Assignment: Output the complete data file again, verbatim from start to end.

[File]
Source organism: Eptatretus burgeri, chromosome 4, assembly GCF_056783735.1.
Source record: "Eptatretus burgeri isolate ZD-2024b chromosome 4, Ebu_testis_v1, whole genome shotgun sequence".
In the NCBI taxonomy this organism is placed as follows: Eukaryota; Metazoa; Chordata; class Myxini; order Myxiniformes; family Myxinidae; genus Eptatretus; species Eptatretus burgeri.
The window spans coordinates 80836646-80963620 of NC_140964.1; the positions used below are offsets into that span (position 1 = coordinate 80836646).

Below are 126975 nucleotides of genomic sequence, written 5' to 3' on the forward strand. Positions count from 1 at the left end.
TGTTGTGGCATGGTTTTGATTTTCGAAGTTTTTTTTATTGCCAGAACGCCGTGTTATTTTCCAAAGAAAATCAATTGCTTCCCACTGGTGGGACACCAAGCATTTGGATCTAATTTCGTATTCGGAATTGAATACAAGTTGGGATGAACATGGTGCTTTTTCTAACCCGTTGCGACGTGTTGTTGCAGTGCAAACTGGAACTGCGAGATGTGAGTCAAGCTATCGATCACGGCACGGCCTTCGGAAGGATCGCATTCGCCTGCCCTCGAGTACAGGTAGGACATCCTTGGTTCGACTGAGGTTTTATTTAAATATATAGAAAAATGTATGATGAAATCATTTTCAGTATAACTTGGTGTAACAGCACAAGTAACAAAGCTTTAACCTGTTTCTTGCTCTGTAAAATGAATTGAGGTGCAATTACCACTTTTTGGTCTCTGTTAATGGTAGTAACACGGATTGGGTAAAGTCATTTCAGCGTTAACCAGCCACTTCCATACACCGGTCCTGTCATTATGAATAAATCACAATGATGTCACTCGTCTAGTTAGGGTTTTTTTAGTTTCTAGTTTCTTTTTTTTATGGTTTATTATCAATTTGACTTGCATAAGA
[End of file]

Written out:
Source organism: Eptatretus burgeri, chromosome 4, assembly GCF_056783735.1.
Source record: "Eptatretus burgeri isolate ZD-2024b chromosome 4, Ebu_testis_v1, whole genome shotgun sequence".
In the NCBI taxonomy this organism is placed as follows: Eukaryota; Metazoa; Chordata; class Myxini; order Myxiniformes; family Myxinidae; genus Eptatretus; species Eptatretus burgeri.
The window spans coordinates 80836646-80963620 of NC_140964.1; the positions used below are offsets into that span (position 1 = coordinate 80836646).

Below are 126975 nucleotides of genomic sequence, written 5' to 3' on the forward strand. Positions count from 1 at the left end.
TGTTGTGGCATGGTTTTGATTTTCGAAGTTTTTTTTATTGCCAGAACGCCGTGTTATTTTCCAAAGAAAATCAATTGCTTCCCACTGGTGGGACACCAAGCATTTGGATCTAATTTCGTATTCGGAATTGAATACAAGTTGGGATGAACATGGTGCTTTTTCTAACCCGTTGCGACGTGTTGTTGCAGTGCAAACTGGAACTGCGAGATGTGAGTCAAGCTATCGATCACGGCACGGCCTTCGGAAGGATCGCATTCGCCTGCCCTCGAGTACAGGTAGGACATCCTTGGTTCGACTGAGGTTTTATTTAAATATATAGAAAAATGTATGATGAAATCATTTTCAGTATAACTTGGTGTAACAGCACAAGTAACAAAGCTTTAACCTGTTTCTTGCTCTGTAAAATGAATTGAGGTGCAATTACCACTTTTTGGTCTCTGTTAATGGTAGTAACACGGATTGGGTAAAGTCATTTCAGCGTTAACCAGCCACTTCCATACACCGGTCCTGTCATTATGAATAAATCACAATGATGTCACTCGTCTAGTTAGGGTTTTTTTAGTTTCTAGTTTCTTTTTTTTATGGTTTATTATCAATTTGACTTGCATAAGA